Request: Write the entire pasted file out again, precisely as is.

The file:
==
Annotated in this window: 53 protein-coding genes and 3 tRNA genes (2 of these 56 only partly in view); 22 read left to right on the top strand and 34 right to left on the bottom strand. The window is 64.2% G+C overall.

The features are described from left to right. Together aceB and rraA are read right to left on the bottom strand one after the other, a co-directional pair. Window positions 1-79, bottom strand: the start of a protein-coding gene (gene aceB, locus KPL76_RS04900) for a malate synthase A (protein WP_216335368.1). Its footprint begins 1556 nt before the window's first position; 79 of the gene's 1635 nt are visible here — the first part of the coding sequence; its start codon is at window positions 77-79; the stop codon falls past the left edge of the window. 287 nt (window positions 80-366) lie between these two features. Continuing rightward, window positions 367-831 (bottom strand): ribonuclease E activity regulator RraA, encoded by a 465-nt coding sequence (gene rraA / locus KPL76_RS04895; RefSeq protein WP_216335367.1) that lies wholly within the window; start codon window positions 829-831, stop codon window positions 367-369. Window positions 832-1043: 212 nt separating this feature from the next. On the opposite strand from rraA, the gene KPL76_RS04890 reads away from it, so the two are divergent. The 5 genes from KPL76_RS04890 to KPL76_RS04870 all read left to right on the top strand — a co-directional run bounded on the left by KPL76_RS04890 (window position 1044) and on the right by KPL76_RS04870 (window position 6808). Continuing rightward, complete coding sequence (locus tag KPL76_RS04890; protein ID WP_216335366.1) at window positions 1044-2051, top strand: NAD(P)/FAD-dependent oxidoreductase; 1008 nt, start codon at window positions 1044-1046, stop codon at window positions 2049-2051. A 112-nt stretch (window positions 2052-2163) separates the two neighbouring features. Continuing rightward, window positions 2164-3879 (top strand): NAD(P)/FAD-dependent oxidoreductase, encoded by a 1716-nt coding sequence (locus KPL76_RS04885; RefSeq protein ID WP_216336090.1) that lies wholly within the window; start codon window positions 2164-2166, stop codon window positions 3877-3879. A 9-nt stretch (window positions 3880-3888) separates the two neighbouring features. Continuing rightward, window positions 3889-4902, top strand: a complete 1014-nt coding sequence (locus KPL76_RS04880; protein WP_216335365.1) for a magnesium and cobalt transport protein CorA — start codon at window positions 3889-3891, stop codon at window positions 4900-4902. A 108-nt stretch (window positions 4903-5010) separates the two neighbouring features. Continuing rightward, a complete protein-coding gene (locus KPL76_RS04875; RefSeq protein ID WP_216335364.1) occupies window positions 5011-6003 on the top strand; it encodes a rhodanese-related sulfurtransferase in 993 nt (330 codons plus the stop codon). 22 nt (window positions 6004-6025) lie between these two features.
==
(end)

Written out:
Annotated in this window: 53 protein-coding genes and 3 tRNA genes (2 of these 56 only partly in view); 22 read left to right on the top strand and 34 right to left on the bottom strand. The window is 64.2% G+C overall.

The features are described from left to right. Together aceB and rraA are read right to left on the bottom strand one after the other, a co-directional pair. Window positions 1-79, bottom strand: the start of a protein-coding gene (gene aceB, locus KPL76_RS04900) for a malate synthase A (protein WP_216335368.1). Its footprint begins 1556 nt before the window's first position; 79 of the gene's 1635 nt are visible here — the first part of the coding sequence; its start codon is at window positions 77-79; the stop codon falls past the left edge of the window. 287 nt (window positions 80-366) lie between these two features. Continuing rightward, window positions 367-831 (bottom strand): ribonuclease E activity regulator RraA, encoded by a 465-nt coding sequence (gene rraA / locus KPL76_RS04895; RefSeq protein WP_216335367.1) that lies wholly within the window; start codon window positions 829-831, stop codon window positions 367-369. Window positions 832-1043: 212 nt separating this feature from the next. On the opposite strand from rraA, the gene KPL76_RS04890 reads away from it, so the two are divergent. The 5 genes from KPL76_RS04890 to KPL76_RS04870 all read left to right on the top strand — a co-directional run bounded on the left by KPL76_RS04890 (window position 1044) and on the right by KPL76_RS04870 (window position 6808). Continuing rightward, complete coding sequence (locus tag KPL76_RS04890; protein ID WP_216335366.1) at window positions 1044-2051, top strand: NAD(P)/FAD-dependent oxidoreductase; 1008 nt, start codon at window positions 1044-1046, stop codon at window positions 2049-2051. A 112-nt stretch (window positions 2052-2163) separates the two neighbouring features. Continuing rightward, window positions 2164-3879 (top strand): NAD(P)/FAD-dependent oxidoreductase, encoded by a 1716-nt coding sequence (locus KPL76_RS04885; RefSeq protein ID WP_216336090.1) that lies wholly within the window; start codon window positions 2164-2166, stop codon window positions 3877-3879. A 9-nt stretch (window positions 3880-3888) separates the two neighbouring features. Continuing rightward, window positions 3889-4902, top strand: a complete 1014-nt coding sequence (locus KPL76_RS04880; protein WP_216335365.1) for a magnesium and cobalt transport protein CorA — start codon at window positions 3889-3891, stop codon at window positions 4900-4902. A 108-nt stretch (window positions 4903-5010) separates the two neighbouring features. Continuing rightward, a complete protein-coding gene (locus KPL76_RS04875; RefSeq protein ID WP_216335364.1) occupies window positions 5011-6003 on the top strand; it encodes a rhodanese-related sulfurtransferase in 993 nt (330 codons plus the stop codon). 22 nt (window positions 6004-6025) lie between these two features.